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Lastolite TriGrip Diffuser

A diffuser is a useful piece of equipment which can help you control harsh light. You place the opaque material between your subject and the light source (usually the sun) and it cuts down the light . It is similar to moving a person from outside into the open shade in a doorway or beneath a tree, except you’re moving the shade to them.

As with reflectors, most portable diffusers for photographers are circular and collapse in on themselves for storage. Lastolite make a range of triangular trigrip reflectors and diffusers which have an integrated grip and are easier to maneuver.

Lastolite TriGrip Diffuser

Lastolite TriGrip Diffuser

The medium size trigrip is a good size for putting a person or couple into shade when shooting in the harsh Okinawan sun. It is also a useful way to reduce the strength of the light when shooting into the sun backlighting the hair. In the shot below I used it to control the light on the model and her white dress. It also stopped her from squinting. The size of the diffuser will determine the  area of soft light, for example with a medium trigrip I wouldn’t have been able to put both the model and horse into shadow. (Lying on the beach is a large reflector rather than a diffuser.)

Lastolite TriGrip Diffuser

Using a Lastolite TriGrip Diffuser on the beach

There is one problem that can occur with the collapsible diffusers and reflectors and it has a lot to do with the design of samurai swords

Samurai swords are made of both low carbon flexible steel and high carbon hard steel. Use only  low carbon steel and the blade doesn’t have a decent edge. Use only high carbon steel and the blade will shatter. Collapsible reflectors / diffusers whether circular or triangular work by having a steel band running inside them. For it to be able to twist and spring back into shape without breaking it must, I presume, use low carbon steel. One side effect of this is that things made of low carbon steel easily rust. If you are using your equipment on the beach, a little bit of salt water is going to make your diffuser do this…

Rusty Diffuser

On a previous shoot (model on a surfboard) one corner of the diffuser must have been dipped into the ocean. I dried it out before storage but the steel band is sown into the edge and I guess a little dampness was enough to unleash the rust. The diffuser still works fine, but looks a little worse for wear.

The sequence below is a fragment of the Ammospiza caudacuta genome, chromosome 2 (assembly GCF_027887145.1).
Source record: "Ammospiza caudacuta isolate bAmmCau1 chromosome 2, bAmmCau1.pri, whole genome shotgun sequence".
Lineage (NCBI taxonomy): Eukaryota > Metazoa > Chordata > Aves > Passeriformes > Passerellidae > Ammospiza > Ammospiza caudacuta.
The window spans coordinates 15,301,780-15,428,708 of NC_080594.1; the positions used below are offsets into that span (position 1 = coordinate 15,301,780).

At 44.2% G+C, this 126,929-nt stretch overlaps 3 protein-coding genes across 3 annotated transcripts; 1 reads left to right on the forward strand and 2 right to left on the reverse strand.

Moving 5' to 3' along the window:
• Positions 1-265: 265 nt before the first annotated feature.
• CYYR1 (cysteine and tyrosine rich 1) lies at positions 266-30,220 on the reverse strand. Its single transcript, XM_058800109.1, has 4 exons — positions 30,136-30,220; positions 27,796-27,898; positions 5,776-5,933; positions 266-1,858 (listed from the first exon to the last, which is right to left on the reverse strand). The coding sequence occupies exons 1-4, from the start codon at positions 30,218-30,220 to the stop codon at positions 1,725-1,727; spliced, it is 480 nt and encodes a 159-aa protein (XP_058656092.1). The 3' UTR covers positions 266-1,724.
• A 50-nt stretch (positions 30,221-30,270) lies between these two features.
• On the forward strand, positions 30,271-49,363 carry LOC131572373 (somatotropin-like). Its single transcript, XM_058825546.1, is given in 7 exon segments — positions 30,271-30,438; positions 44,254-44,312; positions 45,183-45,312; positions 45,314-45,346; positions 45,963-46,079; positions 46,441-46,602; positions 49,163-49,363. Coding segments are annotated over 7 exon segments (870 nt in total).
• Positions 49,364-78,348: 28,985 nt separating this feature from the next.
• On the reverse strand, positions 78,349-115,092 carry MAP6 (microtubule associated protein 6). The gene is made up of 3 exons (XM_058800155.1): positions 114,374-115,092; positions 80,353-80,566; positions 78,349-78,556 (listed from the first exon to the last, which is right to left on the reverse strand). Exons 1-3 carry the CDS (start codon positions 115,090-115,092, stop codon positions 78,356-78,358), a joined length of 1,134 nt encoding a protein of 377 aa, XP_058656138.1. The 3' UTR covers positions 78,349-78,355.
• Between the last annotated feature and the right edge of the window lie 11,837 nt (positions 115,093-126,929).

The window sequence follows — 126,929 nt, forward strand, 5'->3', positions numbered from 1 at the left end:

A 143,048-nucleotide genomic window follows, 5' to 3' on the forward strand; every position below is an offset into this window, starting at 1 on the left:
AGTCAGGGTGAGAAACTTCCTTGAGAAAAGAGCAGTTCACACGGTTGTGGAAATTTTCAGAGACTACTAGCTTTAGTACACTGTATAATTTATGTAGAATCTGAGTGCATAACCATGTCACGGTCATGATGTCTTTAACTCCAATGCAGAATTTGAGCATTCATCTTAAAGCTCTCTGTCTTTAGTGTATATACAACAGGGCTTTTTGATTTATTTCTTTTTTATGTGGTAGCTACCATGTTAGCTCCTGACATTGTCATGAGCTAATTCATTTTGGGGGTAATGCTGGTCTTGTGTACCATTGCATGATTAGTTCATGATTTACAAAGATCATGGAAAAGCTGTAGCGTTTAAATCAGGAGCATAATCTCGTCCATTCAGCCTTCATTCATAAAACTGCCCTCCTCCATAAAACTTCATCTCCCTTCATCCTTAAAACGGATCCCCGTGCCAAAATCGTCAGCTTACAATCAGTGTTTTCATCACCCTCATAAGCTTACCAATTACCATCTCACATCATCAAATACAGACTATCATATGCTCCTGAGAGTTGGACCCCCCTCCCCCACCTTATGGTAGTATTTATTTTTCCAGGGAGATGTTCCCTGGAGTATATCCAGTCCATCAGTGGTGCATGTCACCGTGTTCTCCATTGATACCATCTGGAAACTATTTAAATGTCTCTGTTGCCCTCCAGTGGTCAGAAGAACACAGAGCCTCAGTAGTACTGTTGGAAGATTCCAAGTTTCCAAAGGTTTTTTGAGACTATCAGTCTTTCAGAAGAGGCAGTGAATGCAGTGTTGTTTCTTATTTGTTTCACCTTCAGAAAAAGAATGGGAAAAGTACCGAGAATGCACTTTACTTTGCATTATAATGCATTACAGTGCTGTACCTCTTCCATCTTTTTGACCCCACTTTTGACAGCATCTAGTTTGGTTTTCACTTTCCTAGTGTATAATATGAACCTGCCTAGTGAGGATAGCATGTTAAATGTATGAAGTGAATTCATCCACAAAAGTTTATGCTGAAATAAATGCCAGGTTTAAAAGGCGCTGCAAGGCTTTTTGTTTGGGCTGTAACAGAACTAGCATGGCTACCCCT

The solution for people who are working in wet or salty environments is to use a frame based diffuser made from aluminum such as Lastolite’s Skylite.

The Lastolite TriGrip Diffuser is available on Amazon, B&H and through some stores in Japan. It’s a great product just keep it away from water.

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Travel writer and photographer living in Okinawa, Japan

3 Comments

  1. Very useful information about the corrosion. I’ve been doubting between a Skylite and the TriGrip diffuser and just got the TriGrip as well, simply because it’s much cheaper, easier to handle and lighter to bring along. I’ll be careful near water!

    • bllparkfrank says

      I agree that it’s probaby low carbon in the frame, but I think its also probably a plain carbon steel to cut costs (the lack of chromium in the alloy makes it more likely to rust). Even after you dried it I’m guessing there was some salt left in the fabric which accelerated the oxidation process with the humidity on Okinawa. Ships (and rebar in concrete buildings) solve the problem by attaching bars of zinc to the steel to act as sacrificial anodes, and piping systems often add a slight electric charge to fight it off. Probably not practical for you though.

      I’m thinking that the best way to fix this in the future is to wash it down with freshwater and then dry it off really well. That should get rid of your salt problem and after the freshwater dries it should be able to handle the humidity again no problems.

      Sorry to nerd out on you…this is what I went to school for and I really like steel 😀

      • Thanks for the information. Really interesting to hear what could be done. Rust is a huge problem in Okinawa of everything from cars to bicycles to homes. Zinc as a sacrificial anode sounds like a great idea.

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